To disable the firewall (seeing we’ll be using EC2′s security groups), either:
- # chkconfig iptables off
- or edit iptables by typing # vi /etc/sysconfig/iptables and remove all the INPUT entries and replace them with a single line: “-A INPUT -j ACCEPT”
Since we aren’t using LVM type # chkconfig –level 12345 lvm2-monitor off (sorry this blog doesn’t show this, but there should be two hyphens as in hyphen hyphen “level” with no spaces between the two hyphens and the word “level”)
Power VM off # poweroff
Compress and upload the VM
Locate the .vmdk file of the VM on your computer and compress it to a .gz file (this speeds up the time taken to upload the image). On my Mac I just copied the VM’s .vmdk to my desktop, opened Terminal and ran # gzip ~/Desktop/FreePBX.vmdk (On a PC you can use 7-zip to compress to a .gz)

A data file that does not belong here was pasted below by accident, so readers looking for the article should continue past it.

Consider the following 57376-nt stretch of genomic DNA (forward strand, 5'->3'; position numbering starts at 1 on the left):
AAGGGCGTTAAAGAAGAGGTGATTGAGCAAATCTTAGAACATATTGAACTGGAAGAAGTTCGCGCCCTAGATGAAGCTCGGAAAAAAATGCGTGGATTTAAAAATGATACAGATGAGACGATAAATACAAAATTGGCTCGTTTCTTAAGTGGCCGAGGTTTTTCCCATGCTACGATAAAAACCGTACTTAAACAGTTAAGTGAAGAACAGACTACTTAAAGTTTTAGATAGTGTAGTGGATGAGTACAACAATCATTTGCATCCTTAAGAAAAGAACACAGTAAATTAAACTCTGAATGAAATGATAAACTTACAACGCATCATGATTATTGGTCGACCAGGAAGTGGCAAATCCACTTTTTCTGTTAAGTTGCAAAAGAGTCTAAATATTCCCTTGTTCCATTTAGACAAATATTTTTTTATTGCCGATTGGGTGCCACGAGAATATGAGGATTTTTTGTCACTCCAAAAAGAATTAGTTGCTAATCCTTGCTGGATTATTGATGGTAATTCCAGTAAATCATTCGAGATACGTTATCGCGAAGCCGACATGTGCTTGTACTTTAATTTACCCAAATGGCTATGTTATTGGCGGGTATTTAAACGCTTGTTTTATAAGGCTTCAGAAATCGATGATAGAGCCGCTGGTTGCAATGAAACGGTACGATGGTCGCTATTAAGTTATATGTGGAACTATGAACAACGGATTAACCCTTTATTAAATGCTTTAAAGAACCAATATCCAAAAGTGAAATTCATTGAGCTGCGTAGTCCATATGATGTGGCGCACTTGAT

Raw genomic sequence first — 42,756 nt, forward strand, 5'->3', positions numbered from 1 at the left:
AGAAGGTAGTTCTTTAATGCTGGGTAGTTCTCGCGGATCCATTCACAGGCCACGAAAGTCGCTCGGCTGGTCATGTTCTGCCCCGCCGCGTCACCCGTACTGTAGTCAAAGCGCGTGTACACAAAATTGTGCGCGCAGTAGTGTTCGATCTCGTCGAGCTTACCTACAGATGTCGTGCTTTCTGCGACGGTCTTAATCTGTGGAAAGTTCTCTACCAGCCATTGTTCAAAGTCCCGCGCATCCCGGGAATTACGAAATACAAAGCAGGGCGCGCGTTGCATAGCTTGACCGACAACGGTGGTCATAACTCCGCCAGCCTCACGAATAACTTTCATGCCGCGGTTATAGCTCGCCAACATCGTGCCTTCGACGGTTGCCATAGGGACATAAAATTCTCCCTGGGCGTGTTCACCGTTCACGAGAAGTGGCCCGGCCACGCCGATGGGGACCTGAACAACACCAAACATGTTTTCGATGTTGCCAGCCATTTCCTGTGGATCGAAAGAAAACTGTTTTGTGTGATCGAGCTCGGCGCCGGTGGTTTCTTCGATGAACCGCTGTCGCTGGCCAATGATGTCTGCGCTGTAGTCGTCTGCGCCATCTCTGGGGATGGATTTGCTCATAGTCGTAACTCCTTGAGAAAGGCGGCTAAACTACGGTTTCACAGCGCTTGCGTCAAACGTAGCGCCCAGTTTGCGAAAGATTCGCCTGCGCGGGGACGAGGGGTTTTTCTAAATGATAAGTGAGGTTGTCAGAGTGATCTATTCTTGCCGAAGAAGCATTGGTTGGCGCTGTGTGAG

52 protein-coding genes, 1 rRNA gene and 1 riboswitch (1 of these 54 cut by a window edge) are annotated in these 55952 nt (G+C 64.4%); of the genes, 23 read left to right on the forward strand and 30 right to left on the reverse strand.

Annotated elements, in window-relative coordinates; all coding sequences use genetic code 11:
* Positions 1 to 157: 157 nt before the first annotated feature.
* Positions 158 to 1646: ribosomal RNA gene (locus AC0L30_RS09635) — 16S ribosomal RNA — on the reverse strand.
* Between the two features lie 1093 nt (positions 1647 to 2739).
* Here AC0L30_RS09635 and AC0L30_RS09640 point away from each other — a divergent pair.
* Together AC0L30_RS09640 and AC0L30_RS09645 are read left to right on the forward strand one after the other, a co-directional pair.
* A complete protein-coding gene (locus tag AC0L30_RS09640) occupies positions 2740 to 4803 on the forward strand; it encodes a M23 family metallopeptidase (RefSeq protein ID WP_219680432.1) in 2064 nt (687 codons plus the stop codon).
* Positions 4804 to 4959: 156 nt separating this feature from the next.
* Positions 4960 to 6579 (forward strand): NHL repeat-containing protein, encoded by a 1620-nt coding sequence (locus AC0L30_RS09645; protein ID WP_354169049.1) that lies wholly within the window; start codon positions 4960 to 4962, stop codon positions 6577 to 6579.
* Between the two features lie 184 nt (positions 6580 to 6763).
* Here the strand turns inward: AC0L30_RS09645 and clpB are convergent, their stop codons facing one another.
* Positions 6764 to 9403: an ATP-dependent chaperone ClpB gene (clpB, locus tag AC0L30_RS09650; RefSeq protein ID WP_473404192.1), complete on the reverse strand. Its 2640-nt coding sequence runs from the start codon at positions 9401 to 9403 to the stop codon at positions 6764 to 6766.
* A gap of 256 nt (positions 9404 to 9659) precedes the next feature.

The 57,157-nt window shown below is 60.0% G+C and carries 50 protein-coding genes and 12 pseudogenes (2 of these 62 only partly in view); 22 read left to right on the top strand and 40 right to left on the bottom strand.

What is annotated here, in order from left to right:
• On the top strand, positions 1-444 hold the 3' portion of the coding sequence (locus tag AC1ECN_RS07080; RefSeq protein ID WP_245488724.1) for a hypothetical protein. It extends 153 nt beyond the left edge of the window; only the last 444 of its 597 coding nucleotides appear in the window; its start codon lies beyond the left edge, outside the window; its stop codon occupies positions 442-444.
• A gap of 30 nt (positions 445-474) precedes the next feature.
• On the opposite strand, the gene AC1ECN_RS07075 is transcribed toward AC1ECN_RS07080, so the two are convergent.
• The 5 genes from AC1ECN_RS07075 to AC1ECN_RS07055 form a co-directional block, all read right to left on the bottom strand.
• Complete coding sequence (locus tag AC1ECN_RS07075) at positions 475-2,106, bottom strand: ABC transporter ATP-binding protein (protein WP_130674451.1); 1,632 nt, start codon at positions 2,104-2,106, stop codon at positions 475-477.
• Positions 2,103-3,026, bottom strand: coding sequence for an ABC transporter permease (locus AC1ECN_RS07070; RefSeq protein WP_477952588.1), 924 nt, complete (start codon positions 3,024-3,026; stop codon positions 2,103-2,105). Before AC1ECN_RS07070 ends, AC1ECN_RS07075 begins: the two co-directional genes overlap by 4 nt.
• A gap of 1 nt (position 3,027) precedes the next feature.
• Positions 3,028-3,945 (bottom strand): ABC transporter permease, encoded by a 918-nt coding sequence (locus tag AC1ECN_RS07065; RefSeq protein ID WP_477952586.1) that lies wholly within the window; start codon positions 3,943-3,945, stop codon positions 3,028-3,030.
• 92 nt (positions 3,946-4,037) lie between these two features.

I decided to use Dropbox as a middle man to get this compressed VM into the cloud. Hopefully you already have Dropbox installed, if not, then you’re really missing out on a great app! Copy the compressed VM (FreePBX.vmdk.gz) to your “Public” Dropbox folder. It can take a while for the file to be uploaded into the cloud though…
Once the file has uploaded, take note of it’s Dropbox public link.
Deploying the image on Amazon EC2
The next thing we will do is deploy the new VM we created with VirtualBox to Amazon EC2.
CentOS 6 has a Xen-compatible kernel, so no complex kernel stuff is required for this.
I did all this using SSH via Terminal on my Mac.
I was logged into N. Virginia and used zone us-east-1a for this tutorial (not sure if the CentOS VM I use for the getsshkey script is available in other regions).
Copying the .vmdk to Amazon EC2
Just a heads up – I used two separate instances in EC2 to do the following steps – an Ubuntu machine for the qemu conversion and a CentOS machine for the copying of the getsshkey script. (I struggled to get qemu working on the CentOS machine and thus just opted to use an Ubuntu machine for that step instead.)
First, log into the EC2 Console and launch a new instance – we’ll be using this instance to convert the .vmdk to raw. I used the standard Ubuntu Server 184.108.40.206 LTS (32 bit) for this.